Many may want to know the reason I have started Help with Ties. I encourage you to read my journey as some of you can probably relate.
I was passionate about having a breastfeeding relationship with my son, since I’d had issues nursing my daughter several years earlier. In addition to my research and taking a breastfeeding class, I also met with one of the lactation specialists at the hospital, prior to giving birth. I delivered Dylan on February 15, 2017 at 3:20 a.m. It was a quick and easy birthing experience, and I was happy that my nurse helped me breastfeed! Although he fell off the breast quite often, I continued to put him back on. Unfortunately, Dylan’s blood sugar was less than 50 and he was jittery. As a result, I was informed that he needed formula at this time. Although I was disappointed, I knew that it was necessary to keep his glucose levels within normal limits. The next morning, the lactation specialist, who I had met prior assisted me with breastfeeding. Regrettably, Dylan was not passing the hypoglycemic protocol. I was encouraged by the lactation specialist to do skin to skin contact and continue to breastfeed, and I made the decision to supplement formula to prevent my newborn from having to be admitted into the neonatal ICU (which was going to the result if he did not pass the hypoglycemic protocol).
Eventually, Dylan’s glucose levels normalized, and we were discharged home. I continued to attempt to breastfeed, but our troubles persisted after leaving the hospital. Dylan experienced months of severe fussiness, acid reflux, abdominal discomfort, poor weight gain, inability to sleep (me too!), and a bark-like cough that wouldn’t go away. I knew something had to be wrong with him. Those three months were torturous, not only to my son, to me as well. I remember having two to three doctors’ appointments in one day to various specialists trying to help Dylan. This was very difficult, particularly because I not only had Dylan to care for, but also my three-year-old daughter as well. As a nurse and a mother of two, I was at a complete loss, but knew that I had to keep trying for my little boy. His GI symptoms at that point became so severe that he was placed on several medications for acid reflux. In addition, my breastfeeding journey ended at that point as well, as I could not take the pain of his latch and could not keep up with the demands of pumping. Little did I know at the time that all his complications were being caused by undiagnosed and very restrictive lip and tongue ties.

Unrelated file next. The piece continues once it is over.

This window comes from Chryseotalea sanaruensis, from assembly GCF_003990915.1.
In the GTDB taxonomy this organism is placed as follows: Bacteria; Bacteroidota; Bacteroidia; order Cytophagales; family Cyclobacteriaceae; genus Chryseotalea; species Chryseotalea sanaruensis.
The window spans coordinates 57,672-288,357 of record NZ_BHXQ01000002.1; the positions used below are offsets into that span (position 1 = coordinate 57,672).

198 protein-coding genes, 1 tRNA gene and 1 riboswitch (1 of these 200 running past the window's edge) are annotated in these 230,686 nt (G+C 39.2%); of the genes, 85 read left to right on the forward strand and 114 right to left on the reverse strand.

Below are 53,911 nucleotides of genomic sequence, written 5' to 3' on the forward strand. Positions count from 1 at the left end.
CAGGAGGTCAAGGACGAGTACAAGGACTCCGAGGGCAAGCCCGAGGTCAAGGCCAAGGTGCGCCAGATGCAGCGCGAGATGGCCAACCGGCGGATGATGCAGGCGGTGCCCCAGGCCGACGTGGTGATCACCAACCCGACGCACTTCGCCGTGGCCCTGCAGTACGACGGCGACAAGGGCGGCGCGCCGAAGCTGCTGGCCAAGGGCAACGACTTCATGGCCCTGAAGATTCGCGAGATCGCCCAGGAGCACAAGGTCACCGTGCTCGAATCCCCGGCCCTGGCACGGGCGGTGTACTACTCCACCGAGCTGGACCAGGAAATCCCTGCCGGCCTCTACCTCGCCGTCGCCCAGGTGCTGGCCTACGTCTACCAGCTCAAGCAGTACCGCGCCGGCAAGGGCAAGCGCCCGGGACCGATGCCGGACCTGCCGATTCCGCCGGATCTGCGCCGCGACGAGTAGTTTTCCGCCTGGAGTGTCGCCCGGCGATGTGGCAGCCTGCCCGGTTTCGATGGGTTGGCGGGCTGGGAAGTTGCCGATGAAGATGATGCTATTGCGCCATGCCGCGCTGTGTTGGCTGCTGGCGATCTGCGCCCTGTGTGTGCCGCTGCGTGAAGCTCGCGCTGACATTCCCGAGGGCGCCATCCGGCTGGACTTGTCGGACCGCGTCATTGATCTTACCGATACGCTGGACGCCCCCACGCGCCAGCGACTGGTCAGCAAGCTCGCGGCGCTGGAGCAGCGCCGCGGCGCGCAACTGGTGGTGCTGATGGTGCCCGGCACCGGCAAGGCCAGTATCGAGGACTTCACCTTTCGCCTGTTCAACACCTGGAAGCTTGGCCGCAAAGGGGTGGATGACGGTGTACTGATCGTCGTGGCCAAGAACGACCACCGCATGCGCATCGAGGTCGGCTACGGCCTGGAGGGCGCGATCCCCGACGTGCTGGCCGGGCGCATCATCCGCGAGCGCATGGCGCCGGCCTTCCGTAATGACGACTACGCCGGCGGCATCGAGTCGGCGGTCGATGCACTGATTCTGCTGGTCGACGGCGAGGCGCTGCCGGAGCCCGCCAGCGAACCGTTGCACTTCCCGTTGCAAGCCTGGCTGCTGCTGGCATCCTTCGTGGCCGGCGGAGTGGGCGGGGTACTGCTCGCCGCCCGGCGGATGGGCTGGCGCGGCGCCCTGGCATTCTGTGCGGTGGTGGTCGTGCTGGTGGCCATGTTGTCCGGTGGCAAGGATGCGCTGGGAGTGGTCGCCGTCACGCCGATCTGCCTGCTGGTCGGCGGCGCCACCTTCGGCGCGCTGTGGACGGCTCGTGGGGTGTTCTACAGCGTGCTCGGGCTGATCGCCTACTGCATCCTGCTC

At every turn during this experience, not one of Dylan’s doctors had brought up the possibility of him having lip and tongue ties. It was only through my own persistence and exhaustive online research that I was able to discover what might be the cause of his issues. Eventually, I encountered a Facebook support group for mothers with babies with acid reflux that asked members to answer questions regarding their child’s symptoms. The second question I was required to answer was to check for a lip and tongue on Dylan. This sparked my attention because coincidentally, a couple days prior, I had taken Jasmine, my three-year-old, to her routine dental appointment with our pediatric dentist, and Dylan was with me. During Jasmine’s check-up, the dentist casually asked me if Dylan had a lip or tongue tie. I said he did not because Dylan’s pediatrician (nor any of his other specialists) had never informed me of this. Following the instructions, I found on the mom’s support group, I checked Dylan for the ties myself, and to my surprise, it was clear that my baby had very restrictive posterior tongue and lip ties.
At that moment, it all came full circle for me: Dylan was hypoglycemic at birth because his ties caused him to struggle to suck milk out of my breast (limiting the amount of nutrients and calories he needed to sustain a normal glucose level); he was consuming large amounts air when drinking from a bottle, greatly contributing to his fussiness and GI issues; in addition, he had torticollis as a result from the stiff muscles in his neck and face due to his tongue being tied down. Once it all became clear to me, I called our pediatric dentist office as soon as they opened that Saturday morning to schedule an appointment. Unfortunately, the office was not able to fit us in for another week. My next step was to contact another office. I received another pediatric dentist information via a lip and tongue-tie support group.We consulted with him in person the following day and he was able to remove Dylan’s ties during that same visit. At no point during this journey had anyone but Jasmine’s dentist, even brought up the fact that Dylan could have lip and tongue ties. It was clear to me that I was alone in this process and had to navigate Dylan’s care on my own.